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WHO Report: Cell Phone Could Cause Cancer
By Anil Giri
Kathmandu Correspondent
WHO Report: Cell phone could cause cancer

Radiation from cell phones could "possibly" cause cancer, according to the World Health Organization (WHO).

Issuing a report on May 31 (Tuesday), 2011, the International Agency for Research on Cancer (IARC), which is an arm of the WHO, said it now lists mobile phone use in the same category as lead, gasoline engine exhaust, and chloroform. Officially, cell phone radiation is listed as a "carcinogenic hazard."

The WHO/International Agency for Research on Cancer (IARC) in its latest report classified radiofrequency electromagnetic fields as possibly carcinogenic to humans. based on an increased risk for glioma, a malignant type of brain cancer1, associated with wireless phone use.

Dr Jonathan Samet (University of Southern California, USA), overall Chairman of the Working Group, indicated that "the evidence, while still accumulating, is strong enough to support a conclusion and the 2B classification.

The conclusion means that there could be some risk, and therefore we need to keep a close watch for a link between cell phones and cancer risk."

The report is a change in thinking for an organization that previously said there were no adverse health effects from the use of cell phones.

According to the report, the decision is based on the judgment of a group of 31 scientists from 14 countries including the United States who reviewed a collection of the latest research while in France earlier this month.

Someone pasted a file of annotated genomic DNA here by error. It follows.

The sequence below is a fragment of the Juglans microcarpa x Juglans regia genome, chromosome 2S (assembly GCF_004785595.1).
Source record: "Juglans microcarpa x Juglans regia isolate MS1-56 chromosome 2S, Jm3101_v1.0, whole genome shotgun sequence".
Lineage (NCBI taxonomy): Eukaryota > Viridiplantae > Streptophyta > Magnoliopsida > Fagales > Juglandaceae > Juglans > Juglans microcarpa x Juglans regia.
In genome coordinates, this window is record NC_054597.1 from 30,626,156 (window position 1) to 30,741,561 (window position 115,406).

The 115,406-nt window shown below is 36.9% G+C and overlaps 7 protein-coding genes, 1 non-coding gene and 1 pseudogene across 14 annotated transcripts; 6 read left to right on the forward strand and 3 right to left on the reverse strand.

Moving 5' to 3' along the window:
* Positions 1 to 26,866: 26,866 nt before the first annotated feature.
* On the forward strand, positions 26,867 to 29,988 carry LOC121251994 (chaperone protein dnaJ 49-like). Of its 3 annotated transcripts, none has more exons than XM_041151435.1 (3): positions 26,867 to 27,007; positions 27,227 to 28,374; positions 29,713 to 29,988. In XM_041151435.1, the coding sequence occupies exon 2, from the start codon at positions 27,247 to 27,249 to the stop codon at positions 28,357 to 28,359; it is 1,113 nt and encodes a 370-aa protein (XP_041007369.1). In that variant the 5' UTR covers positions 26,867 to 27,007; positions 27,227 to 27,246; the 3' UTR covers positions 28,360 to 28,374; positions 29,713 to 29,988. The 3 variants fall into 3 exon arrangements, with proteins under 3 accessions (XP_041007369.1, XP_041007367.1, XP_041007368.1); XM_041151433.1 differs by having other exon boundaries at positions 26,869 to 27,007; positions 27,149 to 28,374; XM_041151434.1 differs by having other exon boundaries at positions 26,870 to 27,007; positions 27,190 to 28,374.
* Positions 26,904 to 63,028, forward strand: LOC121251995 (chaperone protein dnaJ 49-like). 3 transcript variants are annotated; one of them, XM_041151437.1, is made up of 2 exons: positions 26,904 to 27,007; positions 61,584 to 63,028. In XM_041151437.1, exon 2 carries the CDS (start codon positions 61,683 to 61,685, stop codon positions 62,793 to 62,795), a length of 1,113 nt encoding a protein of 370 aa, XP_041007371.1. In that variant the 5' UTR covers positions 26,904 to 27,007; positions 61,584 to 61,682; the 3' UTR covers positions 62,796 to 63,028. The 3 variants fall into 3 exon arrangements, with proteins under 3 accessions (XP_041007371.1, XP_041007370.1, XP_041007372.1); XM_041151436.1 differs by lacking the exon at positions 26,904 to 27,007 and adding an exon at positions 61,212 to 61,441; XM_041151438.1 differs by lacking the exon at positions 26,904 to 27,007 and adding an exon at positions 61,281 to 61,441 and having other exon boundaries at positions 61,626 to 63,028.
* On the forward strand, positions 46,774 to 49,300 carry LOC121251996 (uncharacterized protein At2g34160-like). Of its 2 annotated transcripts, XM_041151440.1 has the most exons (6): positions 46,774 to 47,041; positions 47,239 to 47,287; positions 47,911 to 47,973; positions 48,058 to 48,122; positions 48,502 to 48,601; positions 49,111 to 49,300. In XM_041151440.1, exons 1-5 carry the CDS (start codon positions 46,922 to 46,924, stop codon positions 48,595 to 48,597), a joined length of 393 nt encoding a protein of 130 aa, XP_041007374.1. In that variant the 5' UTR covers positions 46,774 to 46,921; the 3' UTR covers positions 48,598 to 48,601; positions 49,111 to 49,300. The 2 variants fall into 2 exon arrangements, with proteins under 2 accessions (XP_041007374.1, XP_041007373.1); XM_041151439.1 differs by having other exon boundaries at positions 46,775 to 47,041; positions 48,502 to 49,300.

In the report, WHO recommends that users limit their exposure to such radiation if possible, though also said more research is needed to verify an absolute link between cell phone use and cancer (the scientists also studied occupation exposure to radar and microwaves as well as environmental exposure to radio, TV and wireless communications signals.

However, results released last year from a 10-year, $24 million study by WHO on a possible link between cell phone use and cancer were inconclusive, according to reports.

It is estimated that some 5 billion cell phones is currently in use worldwide.

"Given the potential consequences for public health of this classification and findings," said IARC Director Christopher Wild, "it is important that additional research be conducted into the long‐term, heavy use of mobile phones.

Pending the availability of such information, it is important to take pragmatic measures to reduce exposure such as hands‐free devices or texting. "

Meanwhile, the Cellular Telecommunications Industry Association (CTIA) refuted the report, saying that "bias and other data flaws" may be the basis of the latest WHO/IARC conclusion.

"Today, an International Agency for Research on Cancer (IARC) working group in Lyon, France categorized radiofrequency fields from cellphones as 'possibly' carcinogenic based on 'limited evidence.' IARC conducts numerous reviews and in the past has given the same score to, for example, pickled vegetables and coffee.

This IARC classification does not mean cellphones cause cancer. Under IARC rules, limited evidence from statistical studies can be found even though bias and other data flaws may be the basis for the results.



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Anil Giri serves as Kathmandu Correspondent for The Seoul Times.As a journalist he has worked for such news media as Annapurna Post, BBC, and Himalayan Times for years. He finished his both undergrad Economics degree and his MA degree in English Literature at Tribhuvan Univ., Kathmandu. He also holds a diploma in Development Journalism from prestigious Indian Institute of Mass Communication-IIMC, New Delhi, India.

 

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